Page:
Dave Johnson on open web technologies, social software and Java
Lot's of activity in the OpenID and OAuth space recently. Both OAuth and OpenID have suffered from bad user experience, bad developer experience and low adoption. Now they're in the process of re-invention and folks from both Google and Facebook are involved. Here's my reading list so far on the topic:
As you may remember, ROME Propono is a subproject of ROME, the Java-based RSS/Atom feed library. ROME Propono includes an AtomPub server library and an AtomPub client. I added OAuth support to the AtomPub client and in this post, I'll show how you can use it to post to the Roller 5.0-dev (i.e. the snapshot build that I made available yesterday).
In case you haven't already heard, thanks to the recent hard work of Nick Lothian, ROME 1.0 is now available. You can find downloads at rome.dev.java.net and a list of changes in the Change Log there. To celebrate this momentous event, I'm planning on releasing ROME Propono 1.0 as well, and in preparation, I've made a release candidate available. The new Propono includes ROME 1.0 and support for OAuth. You can get it via the links below:
rome-propono-1.0RC1.tar.gz (2.0 mb)
rome-propono-1.0RC1.zip (3 mb)
To use the Propono AtomPub client, you place the Propono jars in your Java VM classpath and then call the
AtomClientFactory to get started, as described in the ROME Propono 1.0 Javadocs.
Below is a Groovy example that shows how to post a blog entry to Roller via AtomPub and OAuth. You can get the consumer key, secret and URLs you need to call your instance of Roller from the OAuth Credentials page in the Roller admin interface.
import com.sun.syndication.propono.atom.client.* import com.sun.syndication.feed.atom.* def authStrategy = new OAuthStrategy( "roller", // username "55132608a2fb68816bcd3d1caeafc933", // consumer key "bb420783-fdea-4270-ab83-36445c18c307", // consumer secret "HMAC-SHA1", // key type "http://blogs.example.com/roller-services/oauth/requestToken", "http://blogs.example.com/roller-services/oauth/authorize", "http://blogs.example.com/roller-services/oauth/accessToken") // get the AtomPub service def appService = AtomClientFactory.getAtomService( "http://blogs.example.com/roller-services/app", authStrategy) // find workspace of my blog def blog = appService.findWorkspace("Blogging Roller") // find collecton that will accept entries def entries = blog.findCollection(null, "application/atom+xml;type=entry") // create and post an entry def entry = entries.createEntry() entry.title = "TestPost" def content = new Content() content.setValue("This is a test post. w00t!") entry.setContent([content]) entries.addEntry(entry)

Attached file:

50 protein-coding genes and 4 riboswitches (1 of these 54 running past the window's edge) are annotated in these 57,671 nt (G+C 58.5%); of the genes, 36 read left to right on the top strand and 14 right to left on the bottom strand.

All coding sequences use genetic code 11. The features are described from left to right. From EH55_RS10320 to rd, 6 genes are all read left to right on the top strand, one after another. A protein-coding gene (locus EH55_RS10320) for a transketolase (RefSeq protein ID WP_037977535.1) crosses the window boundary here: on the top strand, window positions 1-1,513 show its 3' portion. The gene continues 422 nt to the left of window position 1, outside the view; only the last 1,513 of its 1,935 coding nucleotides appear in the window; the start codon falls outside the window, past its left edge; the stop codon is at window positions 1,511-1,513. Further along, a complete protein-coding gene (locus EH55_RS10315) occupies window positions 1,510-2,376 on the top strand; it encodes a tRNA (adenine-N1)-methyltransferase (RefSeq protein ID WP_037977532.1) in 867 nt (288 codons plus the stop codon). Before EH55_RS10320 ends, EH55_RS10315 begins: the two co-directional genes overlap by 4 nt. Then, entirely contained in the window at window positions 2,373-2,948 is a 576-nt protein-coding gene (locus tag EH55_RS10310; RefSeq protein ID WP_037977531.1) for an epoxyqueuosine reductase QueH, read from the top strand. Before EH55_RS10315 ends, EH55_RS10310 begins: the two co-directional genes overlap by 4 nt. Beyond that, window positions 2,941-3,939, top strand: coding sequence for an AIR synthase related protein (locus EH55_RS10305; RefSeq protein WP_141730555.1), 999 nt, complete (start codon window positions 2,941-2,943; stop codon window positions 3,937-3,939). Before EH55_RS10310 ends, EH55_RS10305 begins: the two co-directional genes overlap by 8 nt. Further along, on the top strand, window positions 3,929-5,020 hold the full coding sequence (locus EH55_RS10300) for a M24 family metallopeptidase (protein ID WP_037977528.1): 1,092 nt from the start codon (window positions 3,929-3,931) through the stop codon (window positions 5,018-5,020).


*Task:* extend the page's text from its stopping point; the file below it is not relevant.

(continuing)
If you have questions or feedback about ROME Propono 1.0 RC1, please post them to the ROME dev mail list and I'll do my best to respond there.
Over the past month or so I've been adding OAuth support to just about every open source project that I can commit to. I added OAuth support to Roller so that you can now use OAuth to protect Roller's AtomPub server and other things. I also added OAuth support to ROME Propono's AtomPub client so you can now use Propono to post to Roller (more about that later). Here's a quick overview of how OAuth in Roller works.